3 Responses to “Adventures in Orthodoxy”

  1. I totally agree. I have been pushing Adventures in Orthodoxy for a long time. Somehow Dwight Longenecker manages to convey that feeling of exhilaration and excitement of just discovering uncharted territories … you can’t wait to see what’s around the next corner.

    St. Benedict and St. Therese is also really thought provoking and I have been meaning to reread it during Lent (except I think I’m going to be sidetracked by Life of Christ by Fulton Sheen). It does not have the “excitement” factor but works in a different way to make you aware of the challenges of being a soldier of God … which is exciting in its own way.

  2. I think placement would do far more for sales than changing the title or cover. If I had seen this book in the bookstore, I would have bought it.

  3. My opinion, for what it’s worth, on the cover/title is this: at first glance, it looks like a parody, not a legitimate theological work. The “Adventures in” hearkens not only to Indiana Jones, but also those campy 1950s serials. When it is followed by “Orthodoxy”, it resonates as if in opposition, something akin to a cowbell and a violin being played simultaneously.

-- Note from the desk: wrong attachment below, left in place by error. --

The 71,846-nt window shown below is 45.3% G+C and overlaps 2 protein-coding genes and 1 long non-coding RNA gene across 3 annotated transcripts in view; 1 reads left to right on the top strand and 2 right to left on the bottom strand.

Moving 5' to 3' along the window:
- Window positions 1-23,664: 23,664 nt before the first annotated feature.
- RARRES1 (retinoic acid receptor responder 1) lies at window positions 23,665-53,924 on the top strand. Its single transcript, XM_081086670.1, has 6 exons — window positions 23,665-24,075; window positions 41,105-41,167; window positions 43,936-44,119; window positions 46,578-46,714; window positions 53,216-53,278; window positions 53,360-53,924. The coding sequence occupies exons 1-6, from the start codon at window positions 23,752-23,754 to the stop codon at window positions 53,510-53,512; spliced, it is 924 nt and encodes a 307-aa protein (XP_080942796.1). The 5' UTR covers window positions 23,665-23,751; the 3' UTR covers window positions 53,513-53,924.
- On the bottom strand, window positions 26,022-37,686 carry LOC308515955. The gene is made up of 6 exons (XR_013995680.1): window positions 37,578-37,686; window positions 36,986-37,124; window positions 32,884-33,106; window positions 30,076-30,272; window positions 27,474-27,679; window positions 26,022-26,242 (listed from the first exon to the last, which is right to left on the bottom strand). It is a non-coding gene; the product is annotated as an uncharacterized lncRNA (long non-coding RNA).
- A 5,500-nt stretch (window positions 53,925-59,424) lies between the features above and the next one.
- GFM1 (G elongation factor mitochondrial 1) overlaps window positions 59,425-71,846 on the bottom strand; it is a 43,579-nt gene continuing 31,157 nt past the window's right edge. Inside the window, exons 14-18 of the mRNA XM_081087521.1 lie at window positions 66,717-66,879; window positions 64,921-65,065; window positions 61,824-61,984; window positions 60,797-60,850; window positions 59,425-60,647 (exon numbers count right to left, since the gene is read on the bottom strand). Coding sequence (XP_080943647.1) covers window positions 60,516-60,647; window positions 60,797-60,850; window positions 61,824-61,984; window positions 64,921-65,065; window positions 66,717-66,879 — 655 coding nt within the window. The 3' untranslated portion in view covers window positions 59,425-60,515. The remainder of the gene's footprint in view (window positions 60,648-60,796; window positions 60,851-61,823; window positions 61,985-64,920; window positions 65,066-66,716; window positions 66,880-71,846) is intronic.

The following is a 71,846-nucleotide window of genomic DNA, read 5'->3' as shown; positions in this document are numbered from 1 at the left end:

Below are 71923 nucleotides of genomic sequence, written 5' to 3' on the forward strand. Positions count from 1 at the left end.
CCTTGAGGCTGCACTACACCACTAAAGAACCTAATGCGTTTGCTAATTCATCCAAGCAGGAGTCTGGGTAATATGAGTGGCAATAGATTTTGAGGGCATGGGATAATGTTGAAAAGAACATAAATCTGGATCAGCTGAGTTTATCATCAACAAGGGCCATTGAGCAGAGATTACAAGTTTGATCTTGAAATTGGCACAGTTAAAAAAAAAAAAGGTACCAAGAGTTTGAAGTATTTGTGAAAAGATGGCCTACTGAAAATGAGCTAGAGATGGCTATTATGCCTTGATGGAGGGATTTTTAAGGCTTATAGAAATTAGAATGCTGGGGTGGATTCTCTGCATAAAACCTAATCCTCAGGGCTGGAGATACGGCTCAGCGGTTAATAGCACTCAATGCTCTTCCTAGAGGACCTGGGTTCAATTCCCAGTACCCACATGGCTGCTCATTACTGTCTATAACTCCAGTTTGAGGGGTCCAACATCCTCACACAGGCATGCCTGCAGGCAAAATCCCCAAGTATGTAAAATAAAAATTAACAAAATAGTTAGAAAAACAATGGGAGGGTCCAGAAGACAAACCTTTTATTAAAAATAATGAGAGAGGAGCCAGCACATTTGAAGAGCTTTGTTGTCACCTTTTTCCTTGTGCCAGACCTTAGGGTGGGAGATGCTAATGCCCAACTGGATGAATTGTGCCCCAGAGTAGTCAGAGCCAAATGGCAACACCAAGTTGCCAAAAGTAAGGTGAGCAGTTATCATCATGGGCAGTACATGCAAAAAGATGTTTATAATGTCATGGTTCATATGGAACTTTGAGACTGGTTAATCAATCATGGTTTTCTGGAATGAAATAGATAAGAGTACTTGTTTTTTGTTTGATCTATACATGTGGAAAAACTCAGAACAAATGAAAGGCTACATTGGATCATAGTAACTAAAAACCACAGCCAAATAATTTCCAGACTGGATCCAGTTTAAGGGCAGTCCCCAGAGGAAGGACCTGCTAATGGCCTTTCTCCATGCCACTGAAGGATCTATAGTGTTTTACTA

My first gut reaction, if I had to try to put it into words, would be that Orthodoxy commands a sense of respect and dignity, while “Adventures in” seems to detract from that. Now I’m not being rigorist here–consiously I have no problem with the title or the artwork. But in selling a book, or at least getting someone to pick it up, it’s the unconscious reaction that counts.